AUG 02, 2016 7:27 PM PDT

Immune System Error Creates Vulnerability to Sepsis

WRITTEN BY: Kara Marker
The immune system is usually equipped to handle most bacterial infections, but certain cases of severe infection can leave a person extremely vulnerable when certain blood cells fail to be continuously produced. In a new study from Indiana University, researchers looked at the errors that occur in a molecular signaling system to see what goes wrong.
Credit: rjjaramillo.wordpress.com
“Sepsis” describes the immune response to a severe bacterial infection, hospitalizations for which have more than doubled between 2000 and 2008. With an alarming mortality rate between 40 and 60 percent, scientists are largely invested in figuring out what pushes the immune system into an error-prone emergency mode where the activity of both immune cells and blood-producing, bone marrow-originating hematopoietic stem cells are inhibited. 

“More research is needed to better understand this process and develop better, and much needed, therapeutic strategies for sepsis,” said Nadia Carlesso, MD, PhD from the Indiana University School of Medicine. 

In a unique study that focused on the early stages of acute infection rather that late stages of sepsis, researchers looked at the molecular signaling system in mice models of sepsis thought to be responsible for suppression of key cells. If scientists can determine if the acute infection stage is where the system starts to err, intervention at this stage could potentially prevent a severe septic response from occurring in the body. 

First, the researchers discovered the details of the relationship between immune cells, hematopoietic stem cells, and the molecular signaling system during sepsis. For whatever reason, errors in signaling led to hematopoietic stem cells failing to produce mature neutrophils, immune cells vital for the clearance of bacteria from the body. 

Based on this finding, the researchers then studied the role of another player in the immune system called toll-like receptor 4 (TLR4). TLRs are charged with the sentinel duty of detecting invading bacteria and sending signals to warn the immune system. As part of a healthy immune response, TLR4 activates two signaling pathways that lead to the production of neutrophils during an infection. During massive bacterial infections, two different molecules downstream of TLR4 prevent proper signaling, leaving TLR4 and the associated molecules responsible for inhibiting neutrophil production as well as damage to hematopoietic stem cells in the bone marrow.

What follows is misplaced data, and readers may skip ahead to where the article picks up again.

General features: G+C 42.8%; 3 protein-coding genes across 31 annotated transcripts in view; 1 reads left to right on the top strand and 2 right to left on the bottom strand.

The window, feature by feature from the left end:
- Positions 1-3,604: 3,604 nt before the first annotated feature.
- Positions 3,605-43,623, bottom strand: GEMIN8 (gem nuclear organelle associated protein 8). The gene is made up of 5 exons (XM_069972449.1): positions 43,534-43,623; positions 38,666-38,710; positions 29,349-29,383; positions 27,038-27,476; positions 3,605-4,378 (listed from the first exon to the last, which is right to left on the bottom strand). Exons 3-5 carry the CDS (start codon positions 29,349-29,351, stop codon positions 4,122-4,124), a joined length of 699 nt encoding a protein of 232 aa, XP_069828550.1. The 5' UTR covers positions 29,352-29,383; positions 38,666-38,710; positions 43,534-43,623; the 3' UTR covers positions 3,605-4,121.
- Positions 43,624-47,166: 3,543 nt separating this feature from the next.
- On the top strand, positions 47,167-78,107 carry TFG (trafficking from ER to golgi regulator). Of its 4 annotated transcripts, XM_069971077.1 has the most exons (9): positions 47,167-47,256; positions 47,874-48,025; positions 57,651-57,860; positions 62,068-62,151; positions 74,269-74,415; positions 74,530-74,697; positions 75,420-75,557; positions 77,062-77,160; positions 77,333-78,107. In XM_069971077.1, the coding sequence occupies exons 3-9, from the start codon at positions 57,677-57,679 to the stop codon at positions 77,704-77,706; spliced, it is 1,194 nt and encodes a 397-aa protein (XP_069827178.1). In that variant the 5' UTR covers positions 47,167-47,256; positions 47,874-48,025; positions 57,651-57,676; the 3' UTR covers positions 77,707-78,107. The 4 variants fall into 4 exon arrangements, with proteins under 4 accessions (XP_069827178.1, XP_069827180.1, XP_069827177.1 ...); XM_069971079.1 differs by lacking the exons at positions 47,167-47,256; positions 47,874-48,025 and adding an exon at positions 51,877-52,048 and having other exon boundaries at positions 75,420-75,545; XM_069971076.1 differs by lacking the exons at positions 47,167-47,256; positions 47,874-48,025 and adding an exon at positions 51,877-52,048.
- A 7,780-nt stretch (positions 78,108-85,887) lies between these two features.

What scientists learned from this study and what we can take away is this: the immune system is far from perfect. Even so, identifying and understanding when and how it falls short allows researchers to step in and improve the natural process with tools in modern medicine.

This study was published in the journal Stem Cell Reports.
 


Sources: Indiana University
 
About the Author
  • I am a scientific journalist and enthusiast, especially in the realm of biomedicine. I am passionate about conveying the truth in scientific phenomena and subsequently improving health and public awareness. Sometimes scientific research needs a translator to effectively communicate the scientific jargon present in significant findings. I plan to be that translating communicator, and I hope to decrease the spread of misrepresented scientific phenomena! Check out my science blog: ScienceKara.com.
You May Also Like
OCT 29, 2019
Microbiology
OCT 29, 2019
Antibody Discovered That May be the Key to a Universal Flu Vaccine
Instead of designing a new flu vaccine every year, researchers have made a breakthrough that may lead to a single vaccine that protects against all strains....
NOV 03, 2019
Genetics & Genomics
NOV 03, 2019
Can CRISPR Replace Antibiotics?
Antibiotic-resistant infections claim around 700,000 lives per year, with estimates saying that this number could swell to 10 million by 2050 (Jacobs: 2019...
NOV 22, 2019
Immunology
NOV 22, 2019
Rogue Inflammation Activates Depression During Pregnancy
Unresolved inflammation in a pregnant woman’s body can lead to serious depression during and after pregnancy. A new study investigates the physiologi...
JAN 04, 2020
Immunology
JAN 04, 2020
Why Do Skincare Products Sometimes Cause Rashes?
Chemicals commonly found in skincare products are intended to avoid interactions with the part of the immune system responsible for triggering allergic inf...
JAN 14, 2020
Technology
JAN 14, 2020
Can Virtual Reality Influence an Increase in Vaccinations?
Can a virtual reality (VR) help increase flu vaccination rates? Apparently, yes! A recent study using VR stimulation is aiming to show how the flu spreads ...
FEB 14, 2020
Immunology
FEB 14, 2020
Rewired natural killer cells show promising results in leukemia patients
Natural killer (NK) cells are a subset of white blood cells that are key players in the innate immune system, orchestrating host-rejection responses agains...
Loading Comments...